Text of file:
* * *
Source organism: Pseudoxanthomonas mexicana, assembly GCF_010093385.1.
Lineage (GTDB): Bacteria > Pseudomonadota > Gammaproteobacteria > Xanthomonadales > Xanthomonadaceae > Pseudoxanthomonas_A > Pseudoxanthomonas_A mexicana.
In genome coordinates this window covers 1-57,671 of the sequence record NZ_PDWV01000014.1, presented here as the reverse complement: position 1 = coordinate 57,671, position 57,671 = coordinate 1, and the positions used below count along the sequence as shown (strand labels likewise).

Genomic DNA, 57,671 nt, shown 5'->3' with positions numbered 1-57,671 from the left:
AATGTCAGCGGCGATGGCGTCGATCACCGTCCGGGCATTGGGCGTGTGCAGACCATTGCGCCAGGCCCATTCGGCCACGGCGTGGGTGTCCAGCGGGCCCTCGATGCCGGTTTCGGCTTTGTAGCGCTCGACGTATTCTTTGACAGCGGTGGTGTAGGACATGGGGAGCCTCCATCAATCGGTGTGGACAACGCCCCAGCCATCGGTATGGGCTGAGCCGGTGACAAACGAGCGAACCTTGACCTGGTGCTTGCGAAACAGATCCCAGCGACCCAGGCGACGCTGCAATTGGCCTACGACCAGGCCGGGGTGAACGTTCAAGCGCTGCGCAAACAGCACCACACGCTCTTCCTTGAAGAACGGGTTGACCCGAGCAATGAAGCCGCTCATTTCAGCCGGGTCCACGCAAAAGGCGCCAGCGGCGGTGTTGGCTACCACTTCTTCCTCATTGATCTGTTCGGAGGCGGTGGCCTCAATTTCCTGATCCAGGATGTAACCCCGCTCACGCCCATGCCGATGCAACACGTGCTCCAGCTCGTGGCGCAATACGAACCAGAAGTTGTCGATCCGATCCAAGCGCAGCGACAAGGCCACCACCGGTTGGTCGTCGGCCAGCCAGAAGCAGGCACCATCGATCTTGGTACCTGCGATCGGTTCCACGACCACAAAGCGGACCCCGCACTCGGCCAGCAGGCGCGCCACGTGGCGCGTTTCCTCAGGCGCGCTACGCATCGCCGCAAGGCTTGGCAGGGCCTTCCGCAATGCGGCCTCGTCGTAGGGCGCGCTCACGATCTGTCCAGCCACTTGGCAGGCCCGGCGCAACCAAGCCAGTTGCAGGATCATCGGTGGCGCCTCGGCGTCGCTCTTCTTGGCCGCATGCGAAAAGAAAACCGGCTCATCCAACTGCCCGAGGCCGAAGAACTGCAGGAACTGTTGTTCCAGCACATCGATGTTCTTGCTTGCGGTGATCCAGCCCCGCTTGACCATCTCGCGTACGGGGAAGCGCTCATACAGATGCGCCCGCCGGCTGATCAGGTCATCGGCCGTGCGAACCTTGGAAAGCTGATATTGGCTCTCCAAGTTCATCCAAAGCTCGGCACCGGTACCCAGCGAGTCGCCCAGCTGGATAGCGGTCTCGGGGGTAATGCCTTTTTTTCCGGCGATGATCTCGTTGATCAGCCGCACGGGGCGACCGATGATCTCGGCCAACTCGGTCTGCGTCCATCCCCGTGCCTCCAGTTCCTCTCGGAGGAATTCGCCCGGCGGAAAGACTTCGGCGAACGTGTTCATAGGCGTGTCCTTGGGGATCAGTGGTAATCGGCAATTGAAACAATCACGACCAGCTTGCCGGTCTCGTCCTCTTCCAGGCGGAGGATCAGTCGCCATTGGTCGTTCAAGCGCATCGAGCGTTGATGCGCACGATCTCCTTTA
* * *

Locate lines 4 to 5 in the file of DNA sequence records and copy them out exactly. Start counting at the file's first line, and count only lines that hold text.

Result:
Genomic DNA, 57,671 nt, shown 5'->3' with positions numbered 1-57,671 from the left:
AATGTCAGCGGCGATGGCGTCGATCACCGTCCGGGCATTGGGCGTGTGCAGACCATTGCGCCAGGCCCATTCGGCCACGGCGTGGGTGTCCAGCGGGCCCTCGATGCCGGTTTCGGCTTTGTAGCGCTCGACGTATTCTTTGACAGCGGTGGTGTAGGACATGGGGAGCCTCCATCAATCGGTGTGGACAACGCCCCAGCCATCGGTATGGGCTGAGCCGGTGACAAACGAGCGAACCTTGACCTGGTGCTTGCGAAACAGATCCCAGCGACCCAGGCGACGCTGCAATTGGCCTACGACCAGGCCGGGGTGAACGTTCAAGCGCTGCGCAAACAGCACCACACGCTCTTCCTTGAAGAACGGGTTGACCCGAGCAATGAAGCCGCTCATTTCAGCCGGGTCCACGCAAAAGGCGCCAGCGGCGGTGTTGGCTACCACTTCTTCCTCATTGATCTGTTCGGAGGCGGTGGCCTCAATTTCCTGATCCAGGATGTAACCCCGCTCACGCCCATGCCGATGCAACACGTGCTCCAGCTCGTGGCGCAATACGAACCAGAAGTTGTCGATCCGATCCAAGCGCAGCGACAAGGCCACCACCGGTTGGTCGTCGGCCAGCCAGAAGCAGGCACCATCGATCTTGGTACCTGCGATCGGTTCCACGACCACAAAGCGGACCCCGCACTCGGCCAGCAGGCGCGCCACGTGGCGCGTTTCCTCAGGCGCGCTACGCATCGCCGCAAGGCTTGGCAGGGCCTTCCGCAATGCGGCCTCGTCGTAGGGCGCGCTCACGATCTGTCCAGCCACTTGGCAGGCCCGGCGCAACCAAGCCAGTTGCAGGATCATCGGTGGCGCCTCGGCGTCGCTCTTCTTGGCCGCATGCGAAAAGAAAACCGGCTCATCCAACTGCCCGAGGCCGAAGAACTGCAGGAACTGTTGTTCCAGCACATCGATGTTCTTGCTTGCGGTGATCCAGCCCCGCTTGACCATCTCGCGTACGGGGAAGCGCTCATACAGATGCGCCCGCCGGCTGATCAGGTCATCGGCCGTGCGAACCTTGGAAAGCTGATATTGGCTCTCCAAGTTCATCCAAAGCTCGGCACCGGTACCCAGCGAGTCGCCCAGCTGGATAGCGGTCTCGGGGGTAATGCCTTTTTTTCCGGCGATGATCTCGTTGATCAGCCGCACGGGGCGACCGATGATCTCGGCCAACTCGGTCTGCGTCCATCCCCGTGCCTCCAGTTCCTCTCGGAGGAATTCGCCCGGCGGAAAGACTTCGGCGAACGTGTTCATAGGCGTGTCCTTGGGGATCAGTGGTAATCGGCAATTGAAACAATCACGACCAGCTTGCCGGTCTCGTCCTCTTCCAGGCGGAGGATCAGTCGCCATTGGTCGTTCAAGCGCATCGAGCGTTGATGCGCACGATCTCCTTTA